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more than 14,000 votes. democrats actually had a big year in north carolina in 2008. that year the jesse helms senate seat was up after the far, far, far, far right senator jesse helms stepped down, that seat had gone to elizabeth dole. in 2008 republican elizabeth dole, the incumbent republican senator in the jesse helms seat, in 2008 she lost that seat to a democrat. kay hagan. she got beaten badly in that race. elizabeth dole losing that race by nine points. for the governor's race in north carolina it was a little closer. it was a three-point race. but again the democrat won. bev perdue became the state's first female governor. barack obama didn't need to win north carolina to win the presidency. he didn't need to win indiana either. but seeing states like north carolina and states like indiana turn so unexpectedly blue was an emotional thing. it was essentially the exclamation point on that democratic victory in 2008. and so the democrats choosing north carolina for their 2012
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convention was sort of a bold move and an emotional move. barack obama and joe biden won north carolina, as i said, in 2008 by the slimmest of margins. look at that. 49.7% to 49.4%. they won by less than 15,000 votes out of more than 4 million cast. the slimmest of margins. and they fought tooth and nail for every single one of those votes. this was the difference in new voters registered by the two parties for the 2008 election. democrats outregistered republicans for new voters nearly 5-1 in north carolina. nearly 5-1. north carolina. democrats' new voter registration drives were very, very effective in north carolina. on election day itself there were more votes cast for john mccain than there were for barack obama. but obama still won the state because -- organizing. they had racked up a huge advantage in early voting. more than half of all north carolina voters in 2008 voted early. and early voters ultimately put obama over the top.
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early voting and those voter registration drives were absolutely key to barack obama winning north carolina in 2008. but the north carolina the democrats are going back to for their convention just four years later will be a very, very, very different north carolina. republicans in north carolina are doing everything they can to change the voting rules in that state so a victory like the one obama got there in 2008 can never happen again. republicans in the state legislature in north carolina have proposed, for example, reducing early voting time across the state. less early voting. they have proposed eliminating early voting altogether on sundays. why is that important? well, sunday is traditionally a day when a lot of black churches bring a lot of their parishioners from the church to the polls. republicans in north carolina have proposed eliminating same-day registration for anybody who wants to vote on election day. they have proposed new rules to make it more complicated and difficult if not impossible to conduct voter registration drives in north carolina. republicans in north carolina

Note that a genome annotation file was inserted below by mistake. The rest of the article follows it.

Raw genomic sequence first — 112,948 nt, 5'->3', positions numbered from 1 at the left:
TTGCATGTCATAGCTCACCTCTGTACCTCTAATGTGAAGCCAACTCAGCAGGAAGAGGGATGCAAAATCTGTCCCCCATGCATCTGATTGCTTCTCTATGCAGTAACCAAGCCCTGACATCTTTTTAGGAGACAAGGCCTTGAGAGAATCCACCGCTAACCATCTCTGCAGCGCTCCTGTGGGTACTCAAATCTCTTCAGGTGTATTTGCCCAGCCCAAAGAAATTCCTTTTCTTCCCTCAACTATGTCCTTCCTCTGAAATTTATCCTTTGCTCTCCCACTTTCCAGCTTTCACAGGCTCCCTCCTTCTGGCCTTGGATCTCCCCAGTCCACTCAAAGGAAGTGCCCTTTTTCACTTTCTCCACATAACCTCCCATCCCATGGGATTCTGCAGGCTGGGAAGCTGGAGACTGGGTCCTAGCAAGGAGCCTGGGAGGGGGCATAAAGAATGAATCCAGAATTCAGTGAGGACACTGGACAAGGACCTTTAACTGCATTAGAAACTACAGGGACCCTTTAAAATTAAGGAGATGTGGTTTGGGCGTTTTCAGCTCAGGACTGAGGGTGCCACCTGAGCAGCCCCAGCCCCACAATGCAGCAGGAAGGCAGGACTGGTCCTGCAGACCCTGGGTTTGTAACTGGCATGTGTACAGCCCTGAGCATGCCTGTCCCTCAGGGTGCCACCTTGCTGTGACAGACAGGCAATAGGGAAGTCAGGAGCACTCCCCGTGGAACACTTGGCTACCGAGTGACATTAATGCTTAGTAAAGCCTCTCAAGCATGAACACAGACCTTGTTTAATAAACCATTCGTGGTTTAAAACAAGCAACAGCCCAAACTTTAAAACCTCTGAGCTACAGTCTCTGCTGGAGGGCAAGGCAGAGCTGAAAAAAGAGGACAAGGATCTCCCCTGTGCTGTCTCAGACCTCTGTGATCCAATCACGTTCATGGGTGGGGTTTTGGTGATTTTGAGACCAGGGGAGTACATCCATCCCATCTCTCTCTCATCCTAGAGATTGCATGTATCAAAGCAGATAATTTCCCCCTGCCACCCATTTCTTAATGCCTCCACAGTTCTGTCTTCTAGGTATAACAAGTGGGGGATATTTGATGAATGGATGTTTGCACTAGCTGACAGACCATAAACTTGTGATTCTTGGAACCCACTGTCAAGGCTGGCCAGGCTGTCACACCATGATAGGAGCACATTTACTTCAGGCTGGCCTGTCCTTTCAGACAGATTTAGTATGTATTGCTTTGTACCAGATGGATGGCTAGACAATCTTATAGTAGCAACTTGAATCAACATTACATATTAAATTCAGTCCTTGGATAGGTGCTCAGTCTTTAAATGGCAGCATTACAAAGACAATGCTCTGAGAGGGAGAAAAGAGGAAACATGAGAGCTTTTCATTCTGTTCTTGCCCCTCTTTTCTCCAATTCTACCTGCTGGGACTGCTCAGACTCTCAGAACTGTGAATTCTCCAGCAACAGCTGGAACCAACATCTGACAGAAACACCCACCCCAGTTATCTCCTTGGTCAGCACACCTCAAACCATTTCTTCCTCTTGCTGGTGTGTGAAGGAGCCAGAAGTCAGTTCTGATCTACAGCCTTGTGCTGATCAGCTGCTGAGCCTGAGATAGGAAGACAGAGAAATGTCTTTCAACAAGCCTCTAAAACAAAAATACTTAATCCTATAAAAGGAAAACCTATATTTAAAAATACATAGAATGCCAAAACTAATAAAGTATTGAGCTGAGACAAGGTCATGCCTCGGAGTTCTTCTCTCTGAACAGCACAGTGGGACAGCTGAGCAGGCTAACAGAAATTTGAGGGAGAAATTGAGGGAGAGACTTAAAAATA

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decided that to vote in the next election north carolinians would have to show i.d. that they have never before had to show in order to vote. it's estimated that 500,000 north carolina voters do not have that form of i.d. 500,000. and yes, those 500,000 are disproportionately minority voters and poor voters and students, voting groups that disproportionately vote democratic. now, remember, when barack obama won it last time, he won by 14,000 votes. largely on the strength of early voting and voter registration drives. looks like that won't happen again. not if north carolina republicans change all the rules about those things. republicans wanting to make sure a democratic victory like that does not happen again, wanting to make it harder to vote and harder to register to vote, that is not an unusual thing. we have been seeing that all over the country recently. what is new and what is sort of amazing about north carolina in particular, especially because the democrats are going to hold their convention there, what is new and sort of amazing is what has happened to north carolina since the night barack obama won
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there. in the next election in 2010, north carolina saw an unprecedented flood of money into the races for state legislative seats. not money going directly to candidates but money going to the supposedly independent groups that are really obviously not independent. very really obviously partisan even though they are technically not supposed to be. so much independent money spent on behalf of republican candidates, spent to attack democratic candidates in the state legislature races. so much money spent that north carolina's 2010 red tide was like no other state. for the first time since 1870 the state legislature of north carolina went to republicans in 2010. and once they got control of it, they immediately set to work trying to get rid of early voting and voter registration drives. sunday voting. sorry, black churches. and making you show i.d. to vote. making you show i.d. to vote that half a million north carolina voters do not have.